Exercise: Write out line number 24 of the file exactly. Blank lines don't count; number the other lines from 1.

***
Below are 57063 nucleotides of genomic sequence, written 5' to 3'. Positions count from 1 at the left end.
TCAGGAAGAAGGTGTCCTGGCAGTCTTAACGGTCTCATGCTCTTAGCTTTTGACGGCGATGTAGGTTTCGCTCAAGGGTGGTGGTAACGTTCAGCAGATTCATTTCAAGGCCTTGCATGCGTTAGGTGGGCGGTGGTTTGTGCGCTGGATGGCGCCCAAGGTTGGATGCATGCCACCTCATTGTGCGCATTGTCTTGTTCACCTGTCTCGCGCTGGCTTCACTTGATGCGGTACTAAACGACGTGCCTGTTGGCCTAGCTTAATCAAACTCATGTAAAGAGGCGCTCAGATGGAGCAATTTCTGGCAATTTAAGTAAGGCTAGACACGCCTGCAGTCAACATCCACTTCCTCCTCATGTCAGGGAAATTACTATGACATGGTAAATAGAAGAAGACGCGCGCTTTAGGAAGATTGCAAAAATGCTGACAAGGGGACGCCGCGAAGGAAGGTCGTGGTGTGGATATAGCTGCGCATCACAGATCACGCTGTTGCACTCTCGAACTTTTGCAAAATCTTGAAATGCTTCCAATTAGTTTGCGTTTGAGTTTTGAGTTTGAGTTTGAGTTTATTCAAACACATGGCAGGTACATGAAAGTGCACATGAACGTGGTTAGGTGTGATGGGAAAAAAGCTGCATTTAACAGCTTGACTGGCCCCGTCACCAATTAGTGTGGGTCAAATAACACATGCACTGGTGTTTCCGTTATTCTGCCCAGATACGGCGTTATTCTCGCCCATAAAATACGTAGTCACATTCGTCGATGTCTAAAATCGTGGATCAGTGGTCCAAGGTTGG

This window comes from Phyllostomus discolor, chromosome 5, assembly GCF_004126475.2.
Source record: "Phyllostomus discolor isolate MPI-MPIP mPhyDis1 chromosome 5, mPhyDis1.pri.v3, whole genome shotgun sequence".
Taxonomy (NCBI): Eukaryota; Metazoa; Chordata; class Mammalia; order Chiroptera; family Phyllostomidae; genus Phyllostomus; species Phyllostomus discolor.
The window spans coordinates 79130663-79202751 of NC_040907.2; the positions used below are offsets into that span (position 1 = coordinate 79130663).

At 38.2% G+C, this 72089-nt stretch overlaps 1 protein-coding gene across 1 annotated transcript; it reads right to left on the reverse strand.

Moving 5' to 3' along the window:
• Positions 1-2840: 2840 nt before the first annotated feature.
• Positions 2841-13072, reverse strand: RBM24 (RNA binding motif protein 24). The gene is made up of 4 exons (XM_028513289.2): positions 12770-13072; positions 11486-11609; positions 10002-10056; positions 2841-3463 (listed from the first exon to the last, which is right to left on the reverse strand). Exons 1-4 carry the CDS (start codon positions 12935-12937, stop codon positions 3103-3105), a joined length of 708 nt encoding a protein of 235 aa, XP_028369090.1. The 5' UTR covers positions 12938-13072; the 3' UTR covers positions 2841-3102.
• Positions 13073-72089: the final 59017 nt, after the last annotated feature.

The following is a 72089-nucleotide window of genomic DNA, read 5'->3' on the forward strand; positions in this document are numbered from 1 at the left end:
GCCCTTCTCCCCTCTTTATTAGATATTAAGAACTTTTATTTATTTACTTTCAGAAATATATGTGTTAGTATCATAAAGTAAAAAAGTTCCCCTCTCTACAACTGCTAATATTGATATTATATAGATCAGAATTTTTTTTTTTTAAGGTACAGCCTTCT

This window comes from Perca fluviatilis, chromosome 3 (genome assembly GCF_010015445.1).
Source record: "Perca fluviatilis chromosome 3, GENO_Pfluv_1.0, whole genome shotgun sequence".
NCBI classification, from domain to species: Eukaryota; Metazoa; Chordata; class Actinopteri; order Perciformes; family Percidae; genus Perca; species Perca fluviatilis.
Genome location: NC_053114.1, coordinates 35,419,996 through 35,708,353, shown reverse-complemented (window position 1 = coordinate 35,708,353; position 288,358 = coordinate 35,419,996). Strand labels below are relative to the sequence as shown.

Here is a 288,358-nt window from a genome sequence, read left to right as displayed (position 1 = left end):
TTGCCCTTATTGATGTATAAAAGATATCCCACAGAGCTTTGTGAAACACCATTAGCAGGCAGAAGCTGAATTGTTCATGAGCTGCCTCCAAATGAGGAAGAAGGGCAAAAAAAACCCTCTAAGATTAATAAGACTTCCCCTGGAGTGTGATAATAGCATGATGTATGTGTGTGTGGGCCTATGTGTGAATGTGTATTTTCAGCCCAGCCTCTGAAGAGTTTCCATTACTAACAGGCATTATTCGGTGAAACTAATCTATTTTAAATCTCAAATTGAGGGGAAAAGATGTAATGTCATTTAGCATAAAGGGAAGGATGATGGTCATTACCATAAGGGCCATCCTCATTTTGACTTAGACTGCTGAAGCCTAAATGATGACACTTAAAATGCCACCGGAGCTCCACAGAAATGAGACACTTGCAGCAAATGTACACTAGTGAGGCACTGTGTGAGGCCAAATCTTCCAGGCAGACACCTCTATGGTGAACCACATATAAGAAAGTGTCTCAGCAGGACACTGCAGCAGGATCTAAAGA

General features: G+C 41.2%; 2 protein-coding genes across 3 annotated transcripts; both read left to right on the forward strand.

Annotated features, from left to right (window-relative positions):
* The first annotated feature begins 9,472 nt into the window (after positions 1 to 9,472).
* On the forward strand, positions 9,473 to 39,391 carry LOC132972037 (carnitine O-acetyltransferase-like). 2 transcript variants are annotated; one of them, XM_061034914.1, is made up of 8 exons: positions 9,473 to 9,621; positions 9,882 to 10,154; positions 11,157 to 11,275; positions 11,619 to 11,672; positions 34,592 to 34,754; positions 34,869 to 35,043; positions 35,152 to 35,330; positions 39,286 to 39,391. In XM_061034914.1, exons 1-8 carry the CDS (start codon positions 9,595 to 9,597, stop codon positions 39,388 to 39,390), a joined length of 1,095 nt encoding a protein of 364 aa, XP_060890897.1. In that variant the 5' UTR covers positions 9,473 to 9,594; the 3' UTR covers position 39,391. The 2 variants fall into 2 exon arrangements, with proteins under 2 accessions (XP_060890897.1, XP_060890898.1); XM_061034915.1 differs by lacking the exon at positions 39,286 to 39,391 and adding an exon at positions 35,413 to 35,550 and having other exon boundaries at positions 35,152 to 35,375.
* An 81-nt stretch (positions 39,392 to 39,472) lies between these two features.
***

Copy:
* An 81-nt stretch (positions 39,392 to 39,472) lies between these two features.